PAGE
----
How to create a Pavlovian response in yours truly: 1. Produce extended, compassionate essays on Michael Jackson and Axl Rose. 2. Let it slip that you were raised Episcopalian. 3. Prompt a number of your colleagues to compare you with David Foster Wallace, going so far as to proclaim you his literary heir. 4. Write an extremely funny and not entirely unsympathetic article about a Christian Rock festival. This is what John Jeremiah Sullivan has done in the past few years.
I remember reading his piece on the initial GNR comeback shows in 2006 and thinking it was the best writing Axl had ever inspired. But it wasn’t until coming across “Upon This Rock” in Sullivan’s new collection Pulphead, that I was fully sold. The essay, originally published in GQ in 2004, recounts his experience at the Creation Music Festival in rural Pennsylvania, and is anything but what you’d expect. That is, it isn’t some elaborate smear job, or a condescending, animals-in-the-zoo piece about Christian wackos. Instead, the festival makes him re-examine his own peculiar religious history – which explains why he is able to write about the people he meets with as much admiration as curiosity. In short, Sullivan may have walked away, but that hasn’t led him to some wounded disdain of believers or Christianity in general. This is that rare piece of “secular” journalism that actually understands how religious people think and doesn’t fault or judge them for it – if anything, it does the opposite. Yet while Sullivan doesn’t ignore the core beauty of the fellowship he sees at the festival, neither does he close an eye to the accompanying silliness (and ignorance) that characterizes much of the Evangelical subculture. And his words on Jesus are undeniably profound. Here’s one of the more salient sections, in which he reflects on his “Jesus phase”:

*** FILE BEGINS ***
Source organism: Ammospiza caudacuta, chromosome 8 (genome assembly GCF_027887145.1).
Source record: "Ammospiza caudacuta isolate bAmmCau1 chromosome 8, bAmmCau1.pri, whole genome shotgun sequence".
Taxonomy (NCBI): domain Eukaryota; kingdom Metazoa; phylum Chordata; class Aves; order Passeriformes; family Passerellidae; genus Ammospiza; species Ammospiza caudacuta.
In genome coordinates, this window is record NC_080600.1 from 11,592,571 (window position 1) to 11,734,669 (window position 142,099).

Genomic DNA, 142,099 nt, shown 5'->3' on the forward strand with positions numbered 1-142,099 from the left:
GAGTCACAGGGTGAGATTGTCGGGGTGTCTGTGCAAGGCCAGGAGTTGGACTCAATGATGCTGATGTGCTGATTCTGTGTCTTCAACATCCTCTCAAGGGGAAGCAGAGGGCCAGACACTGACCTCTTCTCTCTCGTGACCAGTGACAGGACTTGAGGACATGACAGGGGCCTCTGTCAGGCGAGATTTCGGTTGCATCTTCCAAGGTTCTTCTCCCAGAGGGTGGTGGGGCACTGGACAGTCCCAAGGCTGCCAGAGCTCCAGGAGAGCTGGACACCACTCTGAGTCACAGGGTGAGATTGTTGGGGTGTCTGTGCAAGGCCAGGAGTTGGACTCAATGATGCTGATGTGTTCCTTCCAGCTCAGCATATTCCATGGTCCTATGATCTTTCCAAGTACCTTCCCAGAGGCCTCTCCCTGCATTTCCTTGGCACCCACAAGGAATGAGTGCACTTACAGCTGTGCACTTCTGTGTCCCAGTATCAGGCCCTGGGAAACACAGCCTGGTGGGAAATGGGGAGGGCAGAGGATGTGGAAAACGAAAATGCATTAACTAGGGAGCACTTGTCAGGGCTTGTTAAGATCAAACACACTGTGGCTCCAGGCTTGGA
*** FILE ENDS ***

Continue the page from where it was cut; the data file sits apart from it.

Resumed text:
Statistically speaking, my bout with Evangelicalism was probably unremarkable. For white Americans with my socioeconomic background (middle to upper-middle class), it’s an experience commonly linked to one’s teens and moved beyond before one reaches 20. These kids around me at Creation—a lot of them were like that. How many even knew who Darwin was? They’d learn. At least once a year since college, I’ll be getting to know someone, and it comes out that we have in common a high school “Jesus phase.” That’s always an excellent laugh. Except a phase is supposed to end—or at least give way to other phases—not simply expand into a long preoccupation.
Bless those who’ve been brainwashed by cults and sent off for deprogramming. That makes it simple: You put it behind you. But this group was no cult. They persuaded; they never pressured, much less threatened. Nor did they punish. A guy I brought into the group—we called him Goog—is still a close friend. He leads meetings now and spends part of each year doing pro bono dental work in Cambodia. He’s never asked me when I’m coming back.
My problem is not that I dream I’m in hell or that [my former small group leader] Mole is at the window. It isn’t that I feel psychologically harmed. It isn’t even that I feel like a sucker for having bought it all. It’s that I love Jesus Christ.
“The latchet of whose shoes I am not worthy to unloose.” I can barely write that. He was the most beautiful dude… His breakthrough was the aestheticization of weakness. Not in what conquers, not in glory, but in what’s fragile and what suffers—there lies sanity. And salvation. “Let anyone who has power renounce it,” he said. “Your father is compassionate to all, as you should be.” That’s how He talked, to those who knew Him.
Why should He vex me? Why is His ghost not friendlier? Why can’t I just be a good Enlightenment child and see in His life a sustaining example of what we can be, as a species?
Because once you’ve known Him as God, it’s hard to find comfort in the man. The sheer sensation of life that comes with a total, all-pervading notion of being—the pulse of consequence one projects onto even the humblest things—the pull of that won’t slacken.
And one has doubts about one’s doubts.